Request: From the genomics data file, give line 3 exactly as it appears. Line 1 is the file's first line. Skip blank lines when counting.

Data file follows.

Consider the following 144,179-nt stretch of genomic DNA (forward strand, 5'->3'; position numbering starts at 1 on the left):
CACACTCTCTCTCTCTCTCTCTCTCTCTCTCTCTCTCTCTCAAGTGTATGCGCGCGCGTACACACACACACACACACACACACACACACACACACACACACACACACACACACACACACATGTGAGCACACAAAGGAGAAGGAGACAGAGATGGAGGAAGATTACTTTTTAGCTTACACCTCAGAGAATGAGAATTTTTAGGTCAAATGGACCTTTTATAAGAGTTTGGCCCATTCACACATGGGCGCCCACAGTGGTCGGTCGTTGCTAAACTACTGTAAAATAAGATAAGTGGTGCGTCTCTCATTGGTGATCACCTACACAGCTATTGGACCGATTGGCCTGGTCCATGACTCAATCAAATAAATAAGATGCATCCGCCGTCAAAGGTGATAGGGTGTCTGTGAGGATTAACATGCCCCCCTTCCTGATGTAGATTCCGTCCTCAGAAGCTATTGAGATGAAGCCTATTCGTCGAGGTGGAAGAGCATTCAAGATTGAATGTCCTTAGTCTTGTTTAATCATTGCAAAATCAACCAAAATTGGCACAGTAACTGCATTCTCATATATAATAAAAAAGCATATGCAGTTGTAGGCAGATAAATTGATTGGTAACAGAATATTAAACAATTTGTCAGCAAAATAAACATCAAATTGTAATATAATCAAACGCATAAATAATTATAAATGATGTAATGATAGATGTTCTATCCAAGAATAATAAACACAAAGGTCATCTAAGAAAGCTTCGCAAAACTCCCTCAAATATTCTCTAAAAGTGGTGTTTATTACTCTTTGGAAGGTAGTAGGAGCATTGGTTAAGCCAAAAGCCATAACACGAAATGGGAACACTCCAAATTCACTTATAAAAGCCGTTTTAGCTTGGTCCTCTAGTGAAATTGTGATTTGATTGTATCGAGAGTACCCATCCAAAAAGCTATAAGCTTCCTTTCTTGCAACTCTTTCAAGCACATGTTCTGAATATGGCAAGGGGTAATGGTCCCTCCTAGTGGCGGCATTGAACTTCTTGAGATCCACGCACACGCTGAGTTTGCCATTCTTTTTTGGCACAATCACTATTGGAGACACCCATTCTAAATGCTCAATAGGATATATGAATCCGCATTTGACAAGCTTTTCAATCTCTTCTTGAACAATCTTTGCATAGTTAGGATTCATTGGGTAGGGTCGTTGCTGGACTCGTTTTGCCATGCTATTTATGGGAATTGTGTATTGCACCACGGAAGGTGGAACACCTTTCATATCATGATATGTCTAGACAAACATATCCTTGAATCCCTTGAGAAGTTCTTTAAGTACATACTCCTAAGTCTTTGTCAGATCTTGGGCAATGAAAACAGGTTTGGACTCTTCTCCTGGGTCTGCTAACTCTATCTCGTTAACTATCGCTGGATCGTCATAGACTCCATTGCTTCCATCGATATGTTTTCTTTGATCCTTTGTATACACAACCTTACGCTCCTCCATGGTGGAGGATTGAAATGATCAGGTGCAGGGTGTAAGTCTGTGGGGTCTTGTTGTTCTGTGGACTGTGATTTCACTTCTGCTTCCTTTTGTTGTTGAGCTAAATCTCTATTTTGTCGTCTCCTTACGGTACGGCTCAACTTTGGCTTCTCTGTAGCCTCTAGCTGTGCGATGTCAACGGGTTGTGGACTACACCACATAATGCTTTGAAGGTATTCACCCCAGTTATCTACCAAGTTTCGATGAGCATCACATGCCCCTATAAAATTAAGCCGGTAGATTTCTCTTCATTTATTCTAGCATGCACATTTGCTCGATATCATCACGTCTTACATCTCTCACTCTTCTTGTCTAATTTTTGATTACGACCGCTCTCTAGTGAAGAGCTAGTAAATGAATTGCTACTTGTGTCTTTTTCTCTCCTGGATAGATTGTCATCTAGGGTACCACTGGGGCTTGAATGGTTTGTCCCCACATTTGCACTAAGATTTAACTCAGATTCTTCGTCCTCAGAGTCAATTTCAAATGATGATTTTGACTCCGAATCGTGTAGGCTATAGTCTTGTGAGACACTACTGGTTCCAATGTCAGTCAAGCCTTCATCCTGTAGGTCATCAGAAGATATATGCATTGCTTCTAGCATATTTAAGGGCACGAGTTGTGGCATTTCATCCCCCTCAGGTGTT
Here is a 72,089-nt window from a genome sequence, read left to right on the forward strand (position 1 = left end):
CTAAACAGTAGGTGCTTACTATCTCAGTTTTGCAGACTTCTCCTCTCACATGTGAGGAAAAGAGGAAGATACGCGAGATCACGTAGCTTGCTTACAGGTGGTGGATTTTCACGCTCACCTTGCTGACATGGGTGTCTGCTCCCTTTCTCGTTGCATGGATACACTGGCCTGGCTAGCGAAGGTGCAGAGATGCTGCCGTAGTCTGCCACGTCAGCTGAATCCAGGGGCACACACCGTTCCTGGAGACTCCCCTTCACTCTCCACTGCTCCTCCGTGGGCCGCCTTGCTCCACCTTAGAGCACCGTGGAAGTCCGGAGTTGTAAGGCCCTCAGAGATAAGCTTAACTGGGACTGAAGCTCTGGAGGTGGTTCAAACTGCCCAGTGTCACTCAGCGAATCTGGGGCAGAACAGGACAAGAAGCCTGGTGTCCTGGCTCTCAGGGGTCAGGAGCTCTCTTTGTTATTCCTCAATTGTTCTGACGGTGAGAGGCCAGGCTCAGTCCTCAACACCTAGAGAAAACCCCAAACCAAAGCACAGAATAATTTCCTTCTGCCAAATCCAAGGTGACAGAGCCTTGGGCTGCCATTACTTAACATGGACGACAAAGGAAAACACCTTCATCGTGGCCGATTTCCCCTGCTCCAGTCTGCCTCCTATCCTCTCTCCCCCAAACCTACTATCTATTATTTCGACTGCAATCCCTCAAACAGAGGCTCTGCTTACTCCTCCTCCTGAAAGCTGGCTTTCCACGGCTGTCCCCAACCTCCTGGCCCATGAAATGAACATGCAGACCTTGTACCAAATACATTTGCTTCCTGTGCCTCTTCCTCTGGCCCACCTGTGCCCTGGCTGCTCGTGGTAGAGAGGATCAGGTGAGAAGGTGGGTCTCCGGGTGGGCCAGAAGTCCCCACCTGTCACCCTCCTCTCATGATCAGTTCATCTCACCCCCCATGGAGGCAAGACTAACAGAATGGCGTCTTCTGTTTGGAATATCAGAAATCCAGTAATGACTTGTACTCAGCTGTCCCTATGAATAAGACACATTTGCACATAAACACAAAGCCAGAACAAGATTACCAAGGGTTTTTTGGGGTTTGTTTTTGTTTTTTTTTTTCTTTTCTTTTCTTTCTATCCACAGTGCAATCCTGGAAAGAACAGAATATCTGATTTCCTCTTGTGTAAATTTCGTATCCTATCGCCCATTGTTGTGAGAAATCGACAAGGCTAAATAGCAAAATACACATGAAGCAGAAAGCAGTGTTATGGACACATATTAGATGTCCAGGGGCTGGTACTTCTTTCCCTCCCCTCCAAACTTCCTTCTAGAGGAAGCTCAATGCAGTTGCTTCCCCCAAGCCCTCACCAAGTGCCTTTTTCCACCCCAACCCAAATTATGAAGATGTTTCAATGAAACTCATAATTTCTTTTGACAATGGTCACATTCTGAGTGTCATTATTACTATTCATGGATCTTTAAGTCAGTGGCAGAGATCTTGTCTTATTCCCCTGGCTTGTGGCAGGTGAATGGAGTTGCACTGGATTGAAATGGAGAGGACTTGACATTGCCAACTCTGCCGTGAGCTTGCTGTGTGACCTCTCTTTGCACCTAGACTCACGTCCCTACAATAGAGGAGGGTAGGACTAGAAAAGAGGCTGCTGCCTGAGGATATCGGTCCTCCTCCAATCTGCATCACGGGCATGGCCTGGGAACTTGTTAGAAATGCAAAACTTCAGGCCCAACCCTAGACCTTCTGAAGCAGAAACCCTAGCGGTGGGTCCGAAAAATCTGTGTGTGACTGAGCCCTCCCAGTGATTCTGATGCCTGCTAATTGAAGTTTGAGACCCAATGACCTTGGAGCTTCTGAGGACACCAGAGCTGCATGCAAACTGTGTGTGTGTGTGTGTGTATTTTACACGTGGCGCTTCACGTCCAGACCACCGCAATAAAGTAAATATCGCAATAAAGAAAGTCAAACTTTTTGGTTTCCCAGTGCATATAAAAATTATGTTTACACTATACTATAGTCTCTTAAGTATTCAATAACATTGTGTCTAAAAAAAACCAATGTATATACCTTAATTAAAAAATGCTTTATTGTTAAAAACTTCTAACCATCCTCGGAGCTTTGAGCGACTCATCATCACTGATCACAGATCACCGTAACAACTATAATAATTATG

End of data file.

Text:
Here is a 72,089-nt window from a genome sequence, read left to right on the forward strand (position 1 = left end):